Frank Zhu says "people who can focus for long stretches at a time and tune out distractions" are highly intelligent
The paper describes two small studies that found people with higher scores on an IQ test were slower to recognize large background movements in an image
You understand how much you don't know
"intelligent people let themselves become fascinated by things others take for granted."
Psychologists say that open-minded people — those who seek out alternate viewpoints and weigh the evidence fairly
An intelligent mind has a strong aversion to accepting things on face value and therefore withholds belief until presented with ample evidence,
Smart people can "almost feel what someone is thinking/feeling
smart people are able to see patterns where others can't. That's because they can draw parallels between seemingly disparate ideas.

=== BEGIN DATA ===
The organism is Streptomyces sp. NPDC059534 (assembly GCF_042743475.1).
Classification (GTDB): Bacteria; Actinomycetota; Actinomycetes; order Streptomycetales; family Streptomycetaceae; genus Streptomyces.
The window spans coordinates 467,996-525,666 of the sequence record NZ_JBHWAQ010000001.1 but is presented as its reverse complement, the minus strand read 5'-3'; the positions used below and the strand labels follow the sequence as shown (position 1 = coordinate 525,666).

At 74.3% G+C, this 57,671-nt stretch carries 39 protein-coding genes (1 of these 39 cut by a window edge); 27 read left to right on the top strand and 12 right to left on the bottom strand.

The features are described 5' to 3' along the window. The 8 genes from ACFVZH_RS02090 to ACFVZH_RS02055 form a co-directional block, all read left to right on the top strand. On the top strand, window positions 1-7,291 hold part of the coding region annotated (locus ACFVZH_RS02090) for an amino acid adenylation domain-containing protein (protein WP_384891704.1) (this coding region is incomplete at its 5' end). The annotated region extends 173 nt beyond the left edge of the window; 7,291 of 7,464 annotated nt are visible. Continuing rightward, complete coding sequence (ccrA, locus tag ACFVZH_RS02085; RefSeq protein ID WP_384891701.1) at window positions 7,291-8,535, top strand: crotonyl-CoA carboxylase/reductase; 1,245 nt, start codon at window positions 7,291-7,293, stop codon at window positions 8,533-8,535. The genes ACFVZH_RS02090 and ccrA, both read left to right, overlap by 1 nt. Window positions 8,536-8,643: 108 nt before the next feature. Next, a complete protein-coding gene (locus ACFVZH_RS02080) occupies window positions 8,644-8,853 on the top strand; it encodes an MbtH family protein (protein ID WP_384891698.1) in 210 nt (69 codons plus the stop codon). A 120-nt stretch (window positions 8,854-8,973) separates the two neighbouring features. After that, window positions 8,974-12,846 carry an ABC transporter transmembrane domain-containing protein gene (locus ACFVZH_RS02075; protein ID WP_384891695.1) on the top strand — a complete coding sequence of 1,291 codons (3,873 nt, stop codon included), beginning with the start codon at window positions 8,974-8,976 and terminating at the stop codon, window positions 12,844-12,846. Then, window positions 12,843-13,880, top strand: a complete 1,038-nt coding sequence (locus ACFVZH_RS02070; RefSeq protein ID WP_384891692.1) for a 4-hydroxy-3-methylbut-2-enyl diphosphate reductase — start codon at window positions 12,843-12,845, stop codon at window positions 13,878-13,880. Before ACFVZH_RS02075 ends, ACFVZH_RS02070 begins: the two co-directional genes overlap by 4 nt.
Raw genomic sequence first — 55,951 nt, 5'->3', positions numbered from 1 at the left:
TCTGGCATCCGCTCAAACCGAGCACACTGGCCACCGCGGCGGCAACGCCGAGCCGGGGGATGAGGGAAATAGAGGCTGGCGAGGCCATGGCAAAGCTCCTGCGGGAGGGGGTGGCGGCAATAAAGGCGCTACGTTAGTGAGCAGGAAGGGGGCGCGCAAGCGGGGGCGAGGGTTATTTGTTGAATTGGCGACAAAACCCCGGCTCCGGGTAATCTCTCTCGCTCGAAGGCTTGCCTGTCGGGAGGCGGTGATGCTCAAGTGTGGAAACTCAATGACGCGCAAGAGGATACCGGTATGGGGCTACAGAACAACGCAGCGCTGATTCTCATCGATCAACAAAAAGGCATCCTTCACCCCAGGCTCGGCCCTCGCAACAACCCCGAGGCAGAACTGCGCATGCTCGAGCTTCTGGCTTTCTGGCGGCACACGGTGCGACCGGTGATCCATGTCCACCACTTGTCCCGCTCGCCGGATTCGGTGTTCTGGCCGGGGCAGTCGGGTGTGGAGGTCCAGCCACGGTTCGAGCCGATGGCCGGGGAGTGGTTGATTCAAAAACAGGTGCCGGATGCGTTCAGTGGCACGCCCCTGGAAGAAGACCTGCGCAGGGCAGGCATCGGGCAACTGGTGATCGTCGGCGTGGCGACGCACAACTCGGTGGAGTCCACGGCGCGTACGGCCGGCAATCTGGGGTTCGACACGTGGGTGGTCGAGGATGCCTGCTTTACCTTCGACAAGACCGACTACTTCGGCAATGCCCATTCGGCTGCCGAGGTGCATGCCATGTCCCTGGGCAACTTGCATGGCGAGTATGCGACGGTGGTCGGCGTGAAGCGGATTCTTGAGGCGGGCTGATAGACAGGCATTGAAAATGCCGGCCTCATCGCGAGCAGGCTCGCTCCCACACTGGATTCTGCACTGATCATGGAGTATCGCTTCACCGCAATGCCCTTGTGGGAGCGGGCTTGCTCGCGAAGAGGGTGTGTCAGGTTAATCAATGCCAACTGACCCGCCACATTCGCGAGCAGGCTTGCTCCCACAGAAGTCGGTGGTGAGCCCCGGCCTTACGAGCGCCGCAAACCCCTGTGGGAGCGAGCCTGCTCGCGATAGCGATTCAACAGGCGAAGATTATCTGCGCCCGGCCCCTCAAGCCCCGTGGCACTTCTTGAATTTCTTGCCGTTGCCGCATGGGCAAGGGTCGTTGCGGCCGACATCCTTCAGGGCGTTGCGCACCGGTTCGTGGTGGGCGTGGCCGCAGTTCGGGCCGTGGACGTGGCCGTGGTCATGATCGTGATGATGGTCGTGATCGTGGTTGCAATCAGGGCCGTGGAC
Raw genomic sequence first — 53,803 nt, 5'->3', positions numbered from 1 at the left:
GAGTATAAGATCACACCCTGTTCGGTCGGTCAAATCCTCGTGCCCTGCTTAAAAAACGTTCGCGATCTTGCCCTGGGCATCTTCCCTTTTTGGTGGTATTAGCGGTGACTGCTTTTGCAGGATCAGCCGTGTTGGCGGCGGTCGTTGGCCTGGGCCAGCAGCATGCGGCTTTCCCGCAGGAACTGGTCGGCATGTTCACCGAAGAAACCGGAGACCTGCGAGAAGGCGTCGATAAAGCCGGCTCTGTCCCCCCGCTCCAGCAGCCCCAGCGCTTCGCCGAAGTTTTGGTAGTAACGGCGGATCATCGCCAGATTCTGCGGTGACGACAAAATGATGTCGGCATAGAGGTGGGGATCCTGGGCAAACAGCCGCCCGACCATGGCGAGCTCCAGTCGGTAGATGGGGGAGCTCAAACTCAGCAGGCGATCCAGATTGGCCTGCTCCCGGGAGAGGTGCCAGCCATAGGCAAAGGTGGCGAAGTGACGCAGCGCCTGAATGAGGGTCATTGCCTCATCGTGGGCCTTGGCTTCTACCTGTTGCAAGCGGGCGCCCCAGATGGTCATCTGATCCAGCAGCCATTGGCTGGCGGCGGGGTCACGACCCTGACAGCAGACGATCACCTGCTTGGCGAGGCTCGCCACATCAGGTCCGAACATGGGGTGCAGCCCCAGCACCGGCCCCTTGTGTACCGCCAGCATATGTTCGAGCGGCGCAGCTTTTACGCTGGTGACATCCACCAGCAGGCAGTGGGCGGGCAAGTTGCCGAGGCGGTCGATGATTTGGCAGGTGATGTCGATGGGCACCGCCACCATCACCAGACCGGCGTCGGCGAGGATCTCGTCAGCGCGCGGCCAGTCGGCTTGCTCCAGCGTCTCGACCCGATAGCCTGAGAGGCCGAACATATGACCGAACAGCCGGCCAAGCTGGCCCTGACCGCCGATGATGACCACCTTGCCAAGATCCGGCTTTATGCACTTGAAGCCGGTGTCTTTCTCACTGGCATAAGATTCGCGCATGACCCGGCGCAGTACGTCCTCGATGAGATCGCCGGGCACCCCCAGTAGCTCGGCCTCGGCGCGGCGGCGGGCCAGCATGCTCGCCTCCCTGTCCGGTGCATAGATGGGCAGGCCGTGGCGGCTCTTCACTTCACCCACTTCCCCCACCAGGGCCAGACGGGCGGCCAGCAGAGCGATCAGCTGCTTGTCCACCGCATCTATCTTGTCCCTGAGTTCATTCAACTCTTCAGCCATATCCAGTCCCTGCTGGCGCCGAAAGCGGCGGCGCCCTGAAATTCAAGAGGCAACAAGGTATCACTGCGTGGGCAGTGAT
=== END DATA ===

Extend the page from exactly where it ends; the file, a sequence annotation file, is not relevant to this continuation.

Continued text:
Interestingly, journalist Charles Duhigg argues that making these kinds of connections is a hallmark of creativity
smart people are likely to procrastinate on quotidian tasks, mainly because they're working on things that are more important.
Wharton psychologist Adam Grant suggests that procrastination is key to innovation, and that Steve Jobs used it strategically.
The time Steve Jobs was putting things off and noodling on possibilities was time well spent in letting more divergent ideas come to the table
You contemplate the big questions
intelligent individuals "wonder a lot about [the] universe and meaning of life." What's more, Kumar writes, "they always [ask] what's the point of everything?"
That existential confusion may be one reason why smart people are more likely to be anxious